Health Care Capitalism and Social Conscience
- by Jeff Voigt
We are coming up on our fourth annual Wharton Health Care Management Alumni Association (WHCMAA) conference on Oct. 31. This year’s conference chairs—John Harris, WG’88, and Bryan Bushick, WG’89—have assembled several great sessions around the conference title theme, “Health Care Transformation: The Dance of Disruptors, Incumbents and Rule-Makers.”
One thing I always find amazing is the achievements of those who have graduated from the Wharton Health Care Management (WHCM) program over the years. Without naming names, we have as presenters the CEO of a large private equity fund, the ex-CEO of one of the largest private insurers in the U.S. and the ex-CEO of one of the largest health care philanthropies in the U.S. The WHCM program continues to graduate the best and brightest, who end up in positions that make a tremendous difference in how health care is provided in the U.S.
Wharton teaches its students to identify inefficiencies in the market—either for their own advantage or to work at fixing them for the good of society. The WHCM program is more of a mix of this, safely erring more on the good of society. We do need both motivations to make our capitalist system work—even capitalism in health care.
Speaking of health care and capitalism, the relationship was made clear to me several weeks ago when I sat down with two very wealthy WHCM grads at a Leonard Davis Institute event in Washington, D.C., co-sponsored by the Penn-Wharton Public Policy Institute. One of these grads is exploiting how inefficiently the exchanges are working by developing an overlay for people to better understand the exchange, which has resulted in growing a $5 million into a $100 million company. The other individual has found problems to solve in how out-of-network payments to providers work.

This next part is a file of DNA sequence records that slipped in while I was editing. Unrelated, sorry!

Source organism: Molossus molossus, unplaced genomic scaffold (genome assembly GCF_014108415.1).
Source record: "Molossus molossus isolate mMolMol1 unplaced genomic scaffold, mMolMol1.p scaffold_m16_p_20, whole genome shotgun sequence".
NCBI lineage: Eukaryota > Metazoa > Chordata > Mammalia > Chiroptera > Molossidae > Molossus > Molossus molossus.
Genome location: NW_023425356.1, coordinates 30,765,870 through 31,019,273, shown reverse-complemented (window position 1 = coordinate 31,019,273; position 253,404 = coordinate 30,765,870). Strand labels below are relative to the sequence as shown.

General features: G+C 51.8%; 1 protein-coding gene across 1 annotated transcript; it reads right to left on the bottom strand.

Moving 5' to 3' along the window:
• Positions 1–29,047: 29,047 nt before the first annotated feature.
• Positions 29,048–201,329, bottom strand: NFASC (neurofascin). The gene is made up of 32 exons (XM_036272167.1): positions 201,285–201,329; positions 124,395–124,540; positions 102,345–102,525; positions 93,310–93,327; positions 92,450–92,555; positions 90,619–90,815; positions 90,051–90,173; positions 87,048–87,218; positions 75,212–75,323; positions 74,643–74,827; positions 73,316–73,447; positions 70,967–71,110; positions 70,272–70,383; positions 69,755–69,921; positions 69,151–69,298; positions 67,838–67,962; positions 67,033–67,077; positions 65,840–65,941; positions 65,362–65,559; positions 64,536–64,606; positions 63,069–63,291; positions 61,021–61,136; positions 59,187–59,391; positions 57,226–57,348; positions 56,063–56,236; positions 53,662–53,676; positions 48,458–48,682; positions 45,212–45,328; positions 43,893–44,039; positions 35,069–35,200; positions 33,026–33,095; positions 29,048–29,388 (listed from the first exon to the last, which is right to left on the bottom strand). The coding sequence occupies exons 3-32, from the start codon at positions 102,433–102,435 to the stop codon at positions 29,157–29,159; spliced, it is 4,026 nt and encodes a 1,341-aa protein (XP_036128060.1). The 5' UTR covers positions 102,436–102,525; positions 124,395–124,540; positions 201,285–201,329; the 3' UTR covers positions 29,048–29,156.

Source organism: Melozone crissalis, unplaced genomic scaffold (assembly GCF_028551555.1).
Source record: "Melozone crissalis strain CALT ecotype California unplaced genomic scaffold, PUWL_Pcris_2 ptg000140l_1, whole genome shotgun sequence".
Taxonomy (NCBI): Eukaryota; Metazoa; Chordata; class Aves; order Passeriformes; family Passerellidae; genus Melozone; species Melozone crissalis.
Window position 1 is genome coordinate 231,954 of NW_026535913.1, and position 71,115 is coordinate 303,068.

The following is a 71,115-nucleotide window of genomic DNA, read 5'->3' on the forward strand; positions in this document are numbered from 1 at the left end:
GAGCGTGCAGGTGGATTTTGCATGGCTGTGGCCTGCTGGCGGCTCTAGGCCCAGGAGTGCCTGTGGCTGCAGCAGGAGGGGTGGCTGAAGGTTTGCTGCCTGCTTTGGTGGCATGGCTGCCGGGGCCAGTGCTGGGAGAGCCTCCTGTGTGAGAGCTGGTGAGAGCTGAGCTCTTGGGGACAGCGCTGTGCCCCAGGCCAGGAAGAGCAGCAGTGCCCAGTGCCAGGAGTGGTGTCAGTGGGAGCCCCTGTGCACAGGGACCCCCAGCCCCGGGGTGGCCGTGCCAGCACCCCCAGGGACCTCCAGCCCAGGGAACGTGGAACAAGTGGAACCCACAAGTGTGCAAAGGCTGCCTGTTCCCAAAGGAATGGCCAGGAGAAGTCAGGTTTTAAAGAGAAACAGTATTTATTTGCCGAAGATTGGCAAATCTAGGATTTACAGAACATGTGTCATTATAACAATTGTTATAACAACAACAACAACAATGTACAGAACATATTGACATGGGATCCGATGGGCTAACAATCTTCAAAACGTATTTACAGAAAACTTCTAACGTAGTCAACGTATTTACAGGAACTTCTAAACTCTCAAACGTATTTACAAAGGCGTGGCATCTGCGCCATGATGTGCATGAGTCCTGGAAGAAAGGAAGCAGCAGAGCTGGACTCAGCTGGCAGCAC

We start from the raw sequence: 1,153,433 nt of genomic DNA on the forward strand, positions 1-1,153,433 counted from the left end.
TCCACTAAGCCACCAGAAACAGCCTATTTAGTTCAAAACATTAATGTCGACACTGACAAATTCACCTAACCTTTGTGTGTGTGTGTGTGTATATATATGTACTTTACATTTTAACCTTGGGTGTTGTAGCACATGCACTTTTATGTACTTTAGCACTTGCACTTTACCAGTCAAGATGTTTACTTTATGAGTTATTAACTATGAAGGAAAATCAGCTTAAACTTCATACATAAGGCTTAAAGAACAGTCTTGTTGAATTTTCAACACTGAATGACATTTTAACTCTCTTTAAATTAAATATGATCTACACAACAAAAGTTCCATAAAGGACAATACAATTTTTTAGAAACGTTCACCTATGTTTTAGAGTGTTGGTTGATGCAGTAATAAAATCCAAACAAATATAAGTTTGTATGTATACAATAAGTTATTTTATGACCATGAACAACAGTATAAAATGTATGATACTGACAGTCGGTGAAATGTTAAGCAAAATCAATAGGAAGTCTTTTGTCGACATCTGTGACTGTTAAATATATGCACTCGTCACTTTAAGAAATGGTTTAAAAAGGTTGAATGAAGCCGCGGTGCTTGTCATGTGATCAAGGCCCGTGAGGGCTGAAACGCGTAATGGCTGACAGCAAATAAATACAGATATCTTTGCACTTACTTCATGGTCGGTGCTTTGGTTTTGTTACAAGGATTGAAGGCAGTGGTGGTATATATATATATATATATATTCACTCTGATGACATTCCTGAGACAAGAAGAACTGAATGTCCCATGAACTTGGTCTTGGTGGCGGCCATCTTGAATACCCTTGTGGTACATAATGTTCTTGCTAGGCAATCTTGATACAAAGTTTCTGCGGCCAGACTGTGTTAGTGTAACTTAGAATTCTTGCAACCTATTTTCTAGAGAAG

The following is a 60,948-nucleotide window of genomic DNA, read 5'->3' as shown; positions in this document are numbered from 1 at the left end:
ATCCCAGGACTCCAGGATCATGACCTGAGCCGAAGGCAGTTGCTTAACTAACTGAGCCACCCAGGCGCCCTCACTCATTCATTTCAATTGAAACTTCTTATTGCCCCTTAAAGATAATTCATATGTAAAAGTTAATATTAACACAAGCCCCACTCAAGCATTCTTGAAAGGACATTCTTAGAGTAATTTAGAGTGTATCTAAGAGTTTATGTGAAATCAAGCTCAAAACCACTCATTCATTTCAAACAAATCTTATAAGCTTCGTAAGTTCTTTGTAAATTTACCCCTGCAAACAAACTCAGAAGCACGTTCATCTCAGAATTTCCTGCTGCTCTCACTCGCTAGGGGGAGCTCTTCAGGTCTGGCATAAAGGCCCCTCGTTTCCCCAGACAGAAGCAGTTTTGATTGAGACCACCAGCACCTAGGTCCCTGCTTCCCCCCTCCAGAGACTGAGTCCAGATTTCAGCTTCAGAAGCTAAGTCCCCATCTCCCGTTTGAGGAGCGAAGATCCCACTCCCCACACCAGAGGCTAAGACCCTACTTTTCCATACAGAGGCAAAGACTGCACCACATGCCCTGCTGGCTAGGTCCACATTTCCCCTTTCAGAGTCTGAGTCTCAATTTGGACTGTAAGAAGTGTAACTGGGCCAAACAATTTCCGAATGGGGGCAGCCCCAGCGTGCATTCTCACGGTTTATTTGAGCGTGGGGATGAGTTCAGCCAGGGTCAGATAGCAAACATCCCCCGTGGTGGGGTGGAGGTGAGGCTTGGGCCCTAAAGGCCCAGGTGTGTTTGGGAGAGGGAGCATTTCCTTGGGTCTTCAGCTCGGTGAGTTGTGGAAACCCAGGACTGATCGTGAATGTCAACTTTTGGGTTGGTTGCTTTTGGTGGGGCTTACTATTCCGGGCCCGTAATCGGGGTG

And speaking of the do-good urge, we will be honoring one of our own with the WHCMAA Alumni Achievement Award at the annual alumni dinner to be held just before the Oct. 31 conference. This person, Dr. Risa Lavizzo-Mourey, WG’86, serves as the president and CEO of the Robert Wood Johnson Foundation, a health care philanthropy with over $10 billion in assets. During Lavizzo-Mourey’s decade-long tenure, the RWJF has focused on the following public health issues (and done a great job with it):
- Childhood Obesity
- Achieving the triple aim of medicine, which is to provide access to quality care at a reasonable cost
- Expanding the role of caregivers to help make up for their anticipated shortage
- Addressing social factors which impact health
This brings me back to my point: The WHCM program is an ideal mix of capitalism with a social conscience. It leads to some very interesting discussions in the classroom and among its alumni. I do not think there are other MBA programs in the country that can say that.